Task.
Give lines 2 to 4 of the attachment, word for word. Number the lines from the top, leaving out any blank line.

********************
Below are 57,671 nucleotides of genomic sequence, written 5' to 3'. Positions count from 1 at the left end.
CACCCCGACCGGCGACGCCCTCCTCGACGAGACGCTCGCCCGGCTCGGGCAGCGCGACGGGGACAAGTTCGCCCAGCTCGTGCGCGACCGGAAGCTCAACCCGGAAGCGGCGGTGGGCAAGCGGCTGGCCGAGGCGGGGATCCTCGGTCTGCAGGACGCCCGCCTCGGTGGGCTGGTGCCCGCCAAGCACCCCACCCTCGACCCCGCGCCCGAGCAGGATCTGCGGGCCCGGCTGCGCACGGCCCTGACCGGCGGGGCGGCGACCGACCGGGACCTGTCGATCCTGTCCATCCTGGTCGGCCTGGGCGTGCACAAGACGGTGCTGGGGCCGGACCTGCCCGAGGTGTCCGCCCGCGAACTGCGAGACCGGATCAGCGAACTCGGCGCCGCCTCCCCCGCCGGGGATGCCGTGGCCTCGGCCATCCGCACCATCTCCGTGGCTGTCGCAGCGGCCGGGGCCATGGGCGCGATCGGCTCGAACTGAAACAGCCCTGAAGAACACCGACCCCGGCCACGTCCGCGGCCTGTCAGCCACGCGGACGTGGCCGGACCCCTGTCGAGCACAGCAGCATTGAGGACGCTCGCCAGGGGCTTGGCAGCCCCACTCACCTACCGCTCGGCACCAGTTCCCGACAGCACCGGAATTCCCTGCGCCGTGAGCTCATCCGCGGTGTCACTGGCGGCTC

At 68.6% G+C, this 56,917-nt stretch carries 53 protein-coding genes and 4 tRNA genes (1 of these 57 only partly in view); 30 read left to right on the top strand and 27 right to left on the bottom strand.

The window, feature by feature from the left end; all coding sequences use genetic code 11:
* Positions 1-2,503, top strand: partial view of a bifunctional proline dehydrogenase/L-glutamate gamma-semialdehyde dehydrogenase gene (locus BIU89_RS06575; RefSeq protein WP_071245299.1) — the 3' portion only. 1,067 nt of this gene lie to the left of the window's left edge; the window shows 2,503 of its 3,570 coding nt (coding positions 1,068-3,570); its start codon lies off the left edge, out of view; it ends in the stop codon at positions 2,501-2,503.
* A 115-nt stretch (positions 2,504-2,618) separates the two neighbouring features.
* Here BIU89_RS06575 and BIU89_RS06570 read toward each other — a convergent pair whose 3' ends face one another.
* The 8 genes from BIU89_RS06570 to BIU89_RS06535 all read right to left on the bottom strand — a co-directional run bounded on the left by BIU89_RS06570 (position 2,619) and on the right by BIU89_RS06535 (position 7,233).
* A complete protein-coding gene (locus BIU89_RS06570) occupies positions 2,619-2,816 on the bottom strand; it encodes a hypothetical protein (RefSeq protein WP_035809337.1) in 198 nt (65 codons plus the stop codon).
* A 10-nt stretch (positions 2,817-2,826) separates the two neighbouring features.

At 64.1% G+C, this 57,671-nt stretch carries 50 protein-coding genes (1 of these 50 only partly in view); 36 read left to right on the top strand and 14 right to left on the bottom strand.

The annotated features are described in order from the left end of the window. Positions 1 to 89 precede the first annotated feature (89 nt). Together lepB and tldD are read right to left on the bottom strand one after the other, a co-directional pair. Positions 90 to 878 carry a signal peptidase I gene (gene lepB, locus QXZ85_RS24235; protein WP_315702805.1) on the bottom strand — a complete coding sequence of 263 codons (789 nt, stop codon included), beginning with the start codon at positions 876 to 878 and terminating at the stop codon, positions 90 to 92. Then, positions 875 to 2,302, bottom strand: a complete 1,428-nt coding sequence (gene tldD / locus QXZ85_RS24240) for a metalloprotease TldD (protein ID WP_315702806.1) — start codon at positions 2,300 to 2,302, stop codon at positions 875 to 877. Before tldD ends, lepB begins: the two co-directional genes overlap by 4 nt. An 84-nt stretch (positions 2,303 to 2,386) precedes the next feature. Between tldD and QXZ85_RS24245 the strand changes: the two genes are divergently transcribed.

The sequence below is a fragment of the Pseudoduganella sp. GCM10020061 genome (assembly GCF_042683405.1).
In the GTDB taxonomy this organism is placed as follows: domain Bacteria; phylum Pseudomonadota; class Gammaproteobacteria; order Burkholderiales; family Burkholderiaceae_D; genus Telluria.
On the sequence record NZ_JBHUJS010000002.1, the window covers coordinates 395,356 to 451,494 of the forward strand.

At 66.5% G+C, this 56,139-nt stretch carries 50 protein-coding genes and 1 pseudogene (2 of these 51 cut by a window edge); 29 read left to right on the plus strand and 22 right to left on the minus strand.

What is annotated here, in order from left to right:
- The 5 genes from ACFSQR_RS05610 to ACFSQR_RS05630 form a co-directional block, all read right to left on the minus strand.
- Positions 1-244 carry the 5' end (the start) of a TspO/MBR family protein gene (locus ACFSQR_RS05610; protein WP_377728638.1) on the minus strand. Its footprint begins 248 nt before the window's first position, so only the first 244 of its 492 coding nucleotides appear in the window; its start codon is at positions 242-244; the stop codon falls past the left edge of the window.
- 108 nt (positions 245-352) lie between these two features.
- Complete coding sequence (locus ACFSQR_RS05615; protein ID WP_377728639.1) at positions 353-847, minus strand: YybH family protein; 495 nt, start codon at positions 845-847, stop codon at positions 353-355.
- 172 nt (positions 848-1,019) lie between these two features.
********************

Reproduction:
CACCCCGACCGGCGACGCCCTCCTCGACGAGACGCTCGCCCGGCTCGGGCAGCGCGACGGGGACAAGTTCGCCCAGCTCGTGCGCGACCGGAAGCTCAACCCGGAAGCGGCGGTGGGCAAGCGGCTGGCCGAGGCGGGGATCCTCGGTCTGCAGGACGCCCGCCTCGGTGGGCTGGTGCCCGCCAAGCACCCCACCCTCGACCCCGCGCCCGAGCAGGATCTGCGGGCCCGGCTGCGCACGGCCCTGACCGGCGGGGCGGCGACCGACCGGGACCTGTCGATCCTGTCCATCCTGGTCGGCCTGGGCGTGCACAAGACGGTGCTGGGGCCGGACCTGCCCGAGGTGTCCGCCCGCGAACTGCGAGACCGGATCAGCGAACTCGGCGCCGCCTCCCCCGCCGGGGATGCCGTGGCCTCGGCCATCCGCACCATCTCCGTGGCTGTCGCAGCGGCCGGGGCCATGGGCGCGATCGGCTCGAACTGAAACAGCCCTGAAGAACACCGACCCCGGCCACGTCCGCGGCCTGTCAGCCACGCGGACGTGGCCGGACCCCTGTCGAGCACAGCAGCATTGAGGACGCTCGCCAGGGGCTTGGCAGCCCCACTCACCTACCGCTCGGCACCAGTTCCCGACAGCACCGGAATTCCCTGCGCCGTGAGCTCATCCGCGGTGTCACTGGCGGCTC

At 68.6% G+C, this 56,917-nt stretch carries 53 protein-coding genes and 4 tRNA genes (1 of these 57 only partly in view); 30 read left to right on the top strand and 27 right to left on the bottom strand.

The window, feature by feature from the left end; all coding sequences use genetic code 11: